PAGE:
On the unending relevance of noted Mort Zuckerman squeeze Gloria Steinem

This New Yorker profile of Gloria Steinem is a turd sandwich. The magazine’s usually flawless editing process let through an outlandish, completely unsourced claim that “[i]n America, sex trafficking is said to be as high today as in any other country.” By that reckoning, I am said to be Dagmar Midcap’s gigolo, because I just said it. There is simply no way that a country that is at peace domestically, with a few very local exceptions, and has police that would be in the top decile for effectiveness, discipline, and accountability among Third World countries, has the world’s highest rate of sex trafficking. It’s just unbelievable. And, as I noted, that claim was made without any stated basis or attribution whatsoever. Maybe it was a sneaky psy op to teach the English-speaking world about the wrongfulness of using the passive voice. The same paragraph goes on to note that “[f]emale genital mutilation…is now practiced within the diaspora here, despite a ban dating from the Clinton Presidency.” In case we wish to be further outraged, I should note that premeditated murder continues to be practiced within the British diaspora here, despite a ban dating from the incorporation of Jamestown. It’s truly shocking.

After a stumbling series of asides on various subjects vaguely related to feminism or to Gloria Steinem (“Poo had started organizing as a student….”), the profile wanders into its feature dumpster fire: Steinem’s concern-trolling of prostitutes. The appalling backstory to this concern-trolling campaign is hinted at here and there in the profile, but only in passing, probably because various parties to this mess would prefer that we not piece together the puzzle. Steinem had a chaotic childhood: her mother was too mentally ill to properly raise children, and her father was a feckless bohemian who took the family on the road for months at a time before walking out on everyone and moving to California, where he “lived out of his car,” coming back east only for annual visits. Obviously there would never be any sort of mercenary motive to the young scion of such a family letting herself be wined, dined, and sixty-nined by a big name in New York publishing, nor would there ever be so much as a tacit sexual quid pro quo to such an arrangement. Steinem’s involvement with Zuckerman was as pure as the driven snow; in no way whatsoever did she look or act like a sugar baby to that financially well-endowed Canuck. Her attraction to the Big Z was every bit as romantic and unsullied by crass temporalities as Jackie Kennedy’s midlife crush on Grecian hunk Aristotle Onassis.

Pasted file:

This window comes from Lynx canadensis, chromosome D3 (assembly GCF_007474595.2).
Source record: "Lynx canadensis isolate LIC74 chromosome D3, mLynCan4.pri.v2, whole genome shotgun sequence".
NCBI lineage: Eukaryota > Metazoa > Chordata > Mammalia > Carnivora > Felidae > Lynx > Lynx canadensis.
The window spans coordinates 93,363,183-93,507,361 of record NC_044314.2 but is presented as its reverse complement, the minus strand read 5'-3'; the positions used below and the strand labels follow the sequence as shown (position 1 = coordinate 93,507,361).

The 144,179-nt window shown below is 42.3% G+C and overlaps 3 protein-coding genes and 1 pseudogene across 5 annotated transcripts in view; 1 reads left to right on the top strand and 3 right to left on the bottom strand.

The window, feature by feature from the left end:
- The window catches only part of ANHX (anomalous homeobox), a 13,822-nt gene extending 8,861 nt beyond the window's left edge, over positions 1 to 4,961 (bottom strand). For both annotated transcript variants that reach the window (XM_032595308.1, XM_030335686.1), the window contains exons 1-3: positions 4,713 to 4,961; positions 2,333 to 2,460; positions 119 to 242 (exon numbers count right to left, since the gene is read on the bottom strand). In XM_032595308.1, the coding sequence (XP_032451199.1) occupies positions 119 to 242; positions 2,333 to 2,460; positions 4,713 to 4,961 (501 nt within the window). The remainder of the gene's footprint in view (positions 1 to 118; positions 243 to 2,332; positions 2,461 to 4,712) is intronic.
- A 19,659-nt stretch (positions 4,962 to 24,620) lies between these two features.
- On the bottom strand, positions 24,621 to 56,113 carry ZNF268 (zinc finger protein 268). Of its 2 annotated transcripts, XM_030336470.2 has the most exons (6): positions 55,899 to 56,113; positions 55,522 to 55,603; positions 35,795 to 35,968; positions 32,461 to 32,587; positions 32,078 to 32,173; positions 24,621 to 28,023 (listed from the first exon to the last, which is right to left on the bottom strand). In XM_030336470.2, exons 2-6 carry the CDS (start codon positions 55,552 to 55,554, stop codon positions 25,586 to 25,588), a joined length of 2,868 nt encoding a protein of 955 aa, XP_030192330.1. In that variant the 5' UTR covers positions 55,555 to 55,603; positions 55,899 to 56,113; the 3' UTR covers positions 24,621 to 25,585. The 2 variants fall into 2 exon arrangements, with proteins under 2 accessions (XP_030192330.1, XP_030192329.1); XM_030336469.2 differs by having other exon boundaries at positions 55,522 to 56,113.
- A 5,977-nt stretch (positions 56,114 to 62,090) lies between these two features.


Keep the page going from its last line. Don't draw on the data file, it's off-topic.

What does Steinem find so objectionable about prostitution, which she has never in her life even kinda sorta practiced with a dorky Canadian dandy with an affected highbrow New York honk?

Two debates that have played out online particularly trouble Steinem. One involves the idea of prostitution as sex work—a legitimate trade that women can decide to practice, and which should be protected through legal regulation, as advocates argue, rather than one that women are forced into, as Steinem is inclined to believe. “The word ‘work’ can be double-edged,” she told me. “The problem of legitimizing the sex trade as work, the way it’s done in Germany, for example, is that ‘work’ has consequences, one being that you are required to do just that—work—and if you refuse to accept a client, or to do something a client wants, you can be fired, or worse.” Then, there’s the matter of choice. Steinem finds it unlikely that anyone actually chooses to be a sex worker, certainly not when she’s twelve years old—roughly the average age of entry into prostitution—or when the rate of trauma and injury among prostitutes is comparable to that of soldiers in wartime, or when what qualifies as consent, in legal terms, may not be consensual at all but enforced. There are exceptions, she says: “Women who make their own arrangements, privately and directly, with a client, and whose only worry is likely to be a big bill from the I.R.S.”